Barbed wire at Beaumont Hamel, 1916. (Newfoundland and Labrador in the First World War)

Sebag-Montefiore focuses on the “divergent strategies” of the British command that doomed the offensive before it began.[3] Field Marshall Douglas Haig, the ambitious British Commander in Chief on the Western Front, wanted to capture a succession of trench lines on the first day, allowing the cavalry reserves to break through to the German rear areas. Haig’s principal subordinate, Major General Henry Rawlinson, favoured a more methodical approach of “bite and hold,” taking one trench line at a time and then moving the artillery forward to support the assault on the next one. Rawlinson was following a rule, developed from the failed offensives of 1915, that a trench system could not be taken unless the attack was supported by one heavy howitzer for each one hundred yards of frontage. His risk-averse plan traded limited gains of territory for the opportunity to force the Germans to commit reserves and thus incur heavy losses, putting the Germans into the same meat grinder they had inflicted on the French at Verdun.

Haig however was willing to accept risk in return for more ground gained “in the rush,” and thus forced Rawlinson to spread his preparatory shelling over far more ground and thus greatly dilute his artillery plan. Rawlinson acquiesced, in part, argues Sebag-Montefiore, because Haig had protected him from charges of inadequate performance during the 1914 campaign, and so Rawlinson was obligated by the gentleman’s code of the British officer class to conform to Haig’s wishes, despite his own better judgement. As a result, while troops were assured that they would walk over defenses that had been erased by their own guns, the reality was that many German lines “would not even be touched. It was a disaster waiting to happen.”[4]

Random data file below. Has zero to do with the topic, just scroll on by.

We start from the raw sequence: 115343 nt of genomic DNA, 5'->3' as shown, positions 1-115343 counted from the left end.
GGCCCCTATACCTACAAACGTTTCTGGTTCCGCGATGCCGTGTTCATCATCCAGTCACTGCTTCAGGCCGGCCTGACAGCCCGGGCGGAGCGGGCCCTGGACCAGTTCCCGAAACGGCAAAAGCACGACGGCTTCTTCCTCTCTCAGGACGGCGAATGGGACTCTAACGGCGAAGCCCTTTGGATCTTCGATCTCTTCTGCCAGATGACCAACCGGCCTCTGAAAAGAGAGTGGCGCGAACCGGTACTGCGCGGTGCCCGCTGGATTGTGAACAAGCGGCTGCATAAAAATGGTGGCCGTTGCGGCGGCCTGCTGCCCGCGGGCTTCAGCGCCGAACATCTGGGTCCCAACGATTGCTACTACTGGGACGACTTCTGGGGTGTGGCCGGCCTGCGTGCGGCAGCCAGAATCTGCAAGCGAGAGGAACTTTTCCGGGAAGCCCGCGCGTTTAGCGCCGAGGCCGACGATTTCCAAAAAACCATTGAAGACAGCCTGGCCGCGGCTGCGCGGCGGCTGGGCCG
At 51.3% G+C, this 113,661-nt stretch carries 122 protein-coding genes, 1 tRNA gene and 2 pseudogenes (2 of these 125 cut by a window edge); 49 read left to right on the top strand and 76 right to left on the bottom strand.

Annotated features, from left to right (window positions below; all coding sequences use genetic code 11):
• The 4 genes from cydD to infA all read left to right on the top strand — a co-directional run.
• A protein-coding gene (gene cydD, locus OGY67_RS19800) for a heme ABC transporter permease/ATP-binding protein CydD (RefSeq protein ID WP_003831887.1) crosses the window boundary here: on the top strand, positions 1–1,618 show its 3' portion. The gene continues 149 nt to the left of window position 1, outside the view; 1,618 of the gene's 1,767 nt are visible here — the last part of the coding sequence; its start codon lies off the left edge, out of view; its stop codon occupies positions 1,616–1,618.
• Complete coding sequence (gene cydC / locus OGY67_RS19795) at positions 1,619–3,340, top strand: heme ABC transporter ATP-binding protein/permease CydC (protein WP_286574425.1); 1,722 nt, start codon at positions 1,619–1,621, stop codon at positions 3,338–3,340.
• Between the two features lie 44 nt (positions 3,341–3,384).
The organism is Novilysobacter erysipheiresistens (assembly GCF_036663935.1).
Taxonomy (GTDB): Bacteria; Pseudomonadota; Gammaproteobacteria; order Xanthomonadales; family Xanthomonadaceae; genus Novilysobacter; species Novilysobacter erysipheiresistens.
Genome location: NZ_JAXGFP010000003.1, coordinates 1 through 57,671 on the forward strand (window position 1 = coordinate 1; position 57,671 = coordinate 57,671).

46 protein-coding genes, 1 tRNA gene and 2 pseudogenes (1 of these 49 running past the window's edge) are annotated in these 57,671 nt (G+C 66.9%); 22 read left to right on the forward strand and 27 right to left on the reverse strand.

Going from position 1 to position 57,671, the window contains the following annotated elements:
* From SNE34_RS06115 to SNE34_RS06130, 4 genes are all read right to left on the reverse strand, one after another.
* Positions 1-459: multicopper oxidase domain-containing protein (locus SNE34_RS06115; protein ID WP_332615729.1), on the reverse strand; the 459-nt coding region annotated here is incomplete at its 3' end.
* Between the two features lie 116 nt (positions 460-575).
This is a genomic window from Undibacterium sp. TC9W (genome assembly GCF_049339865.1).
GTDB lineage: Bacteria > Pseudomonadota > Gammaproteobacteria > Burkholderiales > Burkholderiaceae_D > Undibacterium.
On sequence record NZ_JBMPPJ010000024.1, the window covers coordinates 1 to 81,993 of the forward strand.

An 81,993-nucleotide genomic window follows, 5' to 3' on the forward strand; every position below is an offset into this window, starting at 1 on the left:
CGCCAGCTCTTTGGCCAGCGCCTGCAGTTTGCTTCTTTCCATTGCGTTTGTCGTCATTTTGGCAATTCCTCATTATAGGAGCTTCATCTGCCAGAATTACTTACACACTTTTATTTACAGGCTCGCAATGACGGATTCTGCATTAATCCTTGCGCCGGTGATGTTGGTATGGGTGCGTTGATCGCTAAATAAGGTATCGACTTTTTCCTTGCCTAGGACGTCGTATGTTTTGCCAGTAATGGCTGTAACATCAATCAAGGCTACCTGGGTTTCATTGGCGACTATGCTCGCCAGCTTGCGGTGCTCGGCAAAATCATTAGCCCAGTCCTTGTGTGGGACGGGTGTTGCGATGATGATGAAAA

Field Marshal Douglas Haig, Commander in Chief of British Forces on the Western Front in World War I (The Telegraph)

Haig’s overly ambitious plan is part of Sebag-Montefiore’s opening thesis that the Somme battle went awry because the British army presented only a “superficial veneer of competence.”[5] While he does present period accounts showing that some junior officers and NCOs were dismayed by inadequate preparations for the offensive, Sebag-Montefiore should have gone further in his analysis of why the British army performed so poorly. The task of raising a large volunteer army, something unprecedented in modern English history, and staffing it with the remnants of leadership from the shattered British Expeditionary Force of 1914, was nothing short of herculean, and this challenge of leadership deserves better analysis. Generals like Haig and Rawlinson learned their trade in a small professional army acting as a colonial constabulary. Their challenge was similar to the generals of the American Civil War in its early years, going from experience in small garrisons and expeditions to suddenly commanding divisions and corps of raw volunteers. Much of the poignancy of the Somme comes from the thought of these idealistic volunteers, the so-called “Pals Battalions” drawn from the same neighborhoods and workplaces, trustingly climbing out of their trenches and advancing into withering machine gun fire because the experts ordered them to do so.